IEEE Transactions on Circuits and Systems for Video Technology 01/2014; 24(1):157-167. DOI:10.1109/TCSVT.2013.2276869 · 2.26 Impact Factor
  • Xinlei Wang, Wei Cheng, Prasant Mohapatra, Tarek Abdelzaher
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    ABSTRACT: Mobile sensing is becoming a popular paradigm to collect information from and outsource tasks to mobile users. These applications deal with lot of personal information, e.g., identity and location. Therefore, we need to pay a deeper attention to privacy and anonymity. However, the knowledge of the data source is desired to evaluate the trustworthiness of the sensing data. Anonymity and trust become two conflicting objectives in mobile sensing. In this paper, we propose ARTSense, a framework to solve the problem of “trust without identity” in mobile sensing. Our solution consists of a privacy-preserving provenance model, a data trust assessment scheme and an anonymous reputation management protocol. In contrast to other recent solutions, our scheme does not require a trusted third party and both positive and negative reputation updates can be enforced. In the trust assessment, we consider contextual factors that dynamically affects the trustworthiness of the sensing data as well as the mutual support and conflict among data from difference sources. Security analysis shows that ARTSense achieves our desired anonymity and security goals. Our prototype implementation on Android demonstrates that ARTSense incurs minimal computation overhead on mobile devices, and simulation results justify that ARTSense captures the trust of information and reputation of participants accurately.
    IEEE Transactions on Mobile Computing 01/2014; 13(12):2777-2790. DOI:10.1109/TMC.2013.150 · 2.91 Impact Factor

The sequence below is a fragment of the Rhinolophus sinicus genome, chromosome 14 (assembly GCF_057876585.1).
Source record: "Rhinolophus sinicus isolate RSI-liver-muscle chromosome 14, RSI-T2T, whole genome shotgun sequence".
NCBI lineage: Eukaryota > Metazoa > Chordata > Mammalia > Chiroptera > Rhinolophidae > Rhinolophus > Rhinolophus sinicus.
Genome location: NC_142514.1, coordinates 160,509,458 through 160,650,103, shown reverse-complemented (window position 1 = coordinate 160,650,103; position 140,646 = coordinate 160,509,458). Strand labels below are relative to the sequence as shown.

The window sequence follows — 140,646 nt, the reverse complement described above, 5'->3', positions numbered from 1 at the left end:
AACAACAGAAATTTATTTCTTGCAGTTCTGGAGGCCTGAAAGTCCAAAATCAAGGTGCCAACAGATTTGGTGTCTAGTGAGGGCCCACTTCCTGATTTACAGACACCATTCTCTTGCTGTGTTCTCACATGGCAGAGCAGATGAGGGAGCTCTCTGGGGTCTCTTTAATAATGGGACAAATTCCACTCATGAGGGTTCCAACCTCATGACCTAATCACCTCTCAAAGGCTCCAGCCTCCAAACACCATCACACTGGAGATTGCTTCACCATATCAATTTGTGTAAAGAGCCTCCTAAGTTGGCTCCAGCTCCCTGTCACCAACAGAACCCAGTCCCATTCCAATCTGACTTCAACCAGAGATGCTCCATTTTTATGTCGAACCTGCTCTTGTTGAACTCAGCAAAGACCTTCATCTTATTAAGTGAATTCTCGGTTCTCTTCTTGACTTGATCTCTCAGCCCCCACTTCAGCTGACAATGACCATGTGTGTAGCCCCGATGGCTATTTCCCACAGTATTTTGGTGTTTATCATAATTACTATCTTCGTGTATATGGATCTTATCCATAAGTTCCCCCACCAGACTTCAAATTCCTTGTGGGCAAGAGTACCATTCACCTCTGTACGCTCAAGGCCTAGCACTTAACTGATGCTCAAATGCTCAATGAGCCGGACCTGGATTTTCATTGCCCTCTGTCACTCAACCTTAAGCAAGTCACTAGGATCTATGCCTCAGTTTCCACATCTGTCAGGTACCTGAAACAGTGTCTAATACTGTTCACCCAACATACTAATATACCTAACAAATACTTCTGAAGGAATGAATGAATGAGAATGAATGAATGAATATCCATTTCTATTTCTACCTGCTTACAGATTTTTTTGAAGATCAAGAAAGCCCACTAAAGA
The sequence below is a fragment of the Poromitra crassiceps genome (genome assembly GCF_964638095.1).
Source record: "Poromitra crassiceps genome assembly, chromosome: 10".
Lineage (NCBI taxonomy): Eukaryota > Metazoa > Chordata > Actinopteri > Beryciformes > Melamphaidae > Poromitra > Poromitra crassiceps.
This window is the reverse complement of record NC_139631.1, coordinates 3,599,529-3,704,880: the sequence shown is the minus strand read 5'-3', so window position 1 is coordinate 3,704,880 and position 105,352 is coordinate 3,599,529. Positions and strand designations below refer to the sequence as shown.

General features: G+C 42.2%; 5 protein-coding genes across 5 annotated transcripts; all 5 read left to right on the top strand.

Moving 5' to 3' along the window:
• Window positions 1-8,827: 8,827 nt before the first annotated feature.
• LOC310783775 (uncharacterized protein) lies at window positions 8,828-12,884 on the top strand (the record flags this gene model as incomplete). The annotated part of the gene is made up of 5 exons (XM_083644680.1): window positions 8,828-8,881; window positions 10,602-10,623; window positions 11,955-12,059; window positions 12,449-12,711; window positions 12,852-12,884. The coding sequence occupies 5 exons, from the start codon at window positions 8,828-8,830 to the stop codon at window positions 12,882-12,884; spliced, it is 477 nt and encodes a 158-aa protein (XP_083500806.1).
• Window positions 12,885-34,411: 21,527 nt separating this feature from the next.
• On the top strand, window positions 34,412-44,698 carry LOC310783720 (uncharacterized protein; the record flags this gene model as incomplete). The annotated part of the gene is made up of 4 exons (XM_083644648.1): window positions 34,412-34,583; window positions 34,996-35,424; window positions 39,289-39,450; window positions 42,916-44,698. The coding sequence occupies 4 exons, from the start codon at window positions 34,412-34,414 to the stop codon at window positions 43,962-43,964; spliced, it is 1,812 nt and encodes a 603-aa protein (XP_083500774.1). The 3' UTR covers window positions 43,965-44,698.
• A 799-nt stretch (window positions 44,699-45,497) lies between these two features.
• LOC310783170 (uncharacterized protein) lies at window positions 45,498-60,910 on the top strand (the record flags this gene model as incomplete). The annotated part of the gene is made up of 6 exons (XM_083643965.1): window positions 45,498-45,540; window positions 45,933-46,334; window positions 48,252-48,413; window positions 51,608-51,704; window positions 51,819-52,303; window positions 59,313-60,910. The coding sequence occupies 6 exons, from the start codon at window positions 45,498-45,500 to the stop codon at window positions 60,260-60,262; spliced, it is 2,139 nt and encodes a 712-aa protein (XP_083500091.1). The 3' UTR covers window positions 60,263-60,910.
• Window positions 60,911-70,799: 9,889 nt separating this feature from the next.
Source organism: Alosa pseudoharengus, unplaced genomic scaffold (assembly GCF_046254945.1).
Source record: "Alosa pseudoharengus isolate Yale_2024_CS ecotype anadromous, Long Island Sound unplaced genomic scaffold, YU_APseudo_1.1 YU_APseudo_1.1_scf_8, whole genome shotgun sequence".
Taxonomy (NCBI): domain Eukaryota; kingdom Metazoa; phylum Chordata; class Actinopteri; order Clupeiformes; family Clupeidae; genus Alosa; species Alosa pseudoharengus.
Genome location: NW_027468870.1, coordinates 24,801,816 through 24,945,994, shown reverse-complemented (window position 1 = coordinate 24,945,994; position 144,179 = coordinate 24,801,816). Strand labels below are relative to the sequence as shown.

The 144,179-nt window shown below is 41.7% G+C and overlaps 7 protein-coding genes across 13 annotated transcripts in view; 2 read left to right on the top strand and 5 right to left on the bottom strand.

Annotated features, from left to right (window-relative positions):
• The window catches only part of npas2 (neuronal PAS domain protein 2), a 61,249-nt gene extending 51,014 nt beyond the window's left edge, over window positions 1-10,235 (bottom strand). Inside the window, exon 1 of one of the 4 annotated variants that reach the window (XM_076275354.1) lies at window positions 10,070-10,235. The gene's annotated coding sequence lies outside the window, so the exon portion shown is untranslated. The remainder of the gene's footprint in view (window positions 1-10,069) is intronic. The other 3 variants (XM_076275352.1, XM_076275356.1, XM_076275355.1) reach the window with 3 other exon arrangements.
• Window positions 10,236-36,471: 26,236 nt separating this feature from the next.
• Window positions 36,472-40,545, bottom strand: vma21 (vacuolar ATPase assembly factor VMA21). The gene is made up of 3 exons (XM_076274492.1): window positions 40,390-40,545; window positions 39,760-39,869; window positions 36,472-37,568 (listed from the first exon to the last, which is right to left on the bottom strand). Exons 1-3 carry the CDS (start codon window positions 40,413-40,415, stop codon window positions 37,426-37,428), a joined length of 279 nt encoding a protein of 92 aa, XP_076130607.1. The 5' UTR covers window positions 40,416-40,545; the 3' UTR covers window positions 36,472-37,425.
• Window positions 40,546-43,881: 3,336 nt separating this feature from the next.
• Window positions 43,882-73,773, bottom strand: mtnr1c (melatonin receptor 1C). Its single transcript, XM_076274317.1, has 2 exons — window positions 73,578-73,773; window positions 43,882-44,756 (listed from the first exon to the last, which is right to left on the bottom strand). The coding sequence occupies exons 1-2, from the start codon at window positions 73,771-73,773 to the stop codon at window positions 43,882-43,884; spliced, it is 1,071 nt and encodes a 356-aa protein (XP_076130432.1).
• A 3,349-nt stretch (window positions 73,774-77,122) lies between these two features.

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    ABSTRACT: Adhoc networks enable communication between distributed, mobile wireless nodes without any supporting infrastructure. In the absence of centralized control, such networks require node interaction, and are inherently based on cooperation between nodes. In this paper, we use social and behavioral trust of nodes to form a flow allocation optimization problem. We initialize trust using information gained from users' social relationships (from social networks) and update the trusts metric over time based on observed node behaviors. We conduct analysis of social trust using real data sets and used it as a parameter for performance evaluation of our frame work in ns-3. Based on our approach we obtain a significant improvement in both detection rate and packet delivery ratio using social trust information when compared to behavioral trust alone. Further, we observe that social trust is critical in the event of mobility and plays a crucial role in bootstrapping the computation of trust.

Publication Stats

4k Citations
185.47 Total Impact Points


  • 1970–2014
    • University of California, Davis
      • Department of Computer Science
      Davis, California, United States
  • 2011
    • University of California, Riverside
      • Department of Electrical Engineering
      Riverside, California, United States
  • 2009
    • Technische Universiteit Delft
      • Faculty of Electrical Engineering, Mathematics and Computer Sciences (EEMCS)
      Delft, South Holland, Netherlands
  • 1994–2008
    • Iowa State University
      • Department of Electrical and Computer Engineering
      Ames, Iowa, United States
  • 2002
    • Advanced Micro Devices
      Sunnyvale, California, United States
    • EMC Corporation
      Hopkinton, Massachusetts, United States
  • 1999–2001
    • Michigan State University
      • Department of Computer Science and Engineering
      East Lansing, Michigan, United States
  • 1995
    • Pennsylvania State University
      • Department of Computer Science and Engineering
      University Park, Maryland, United States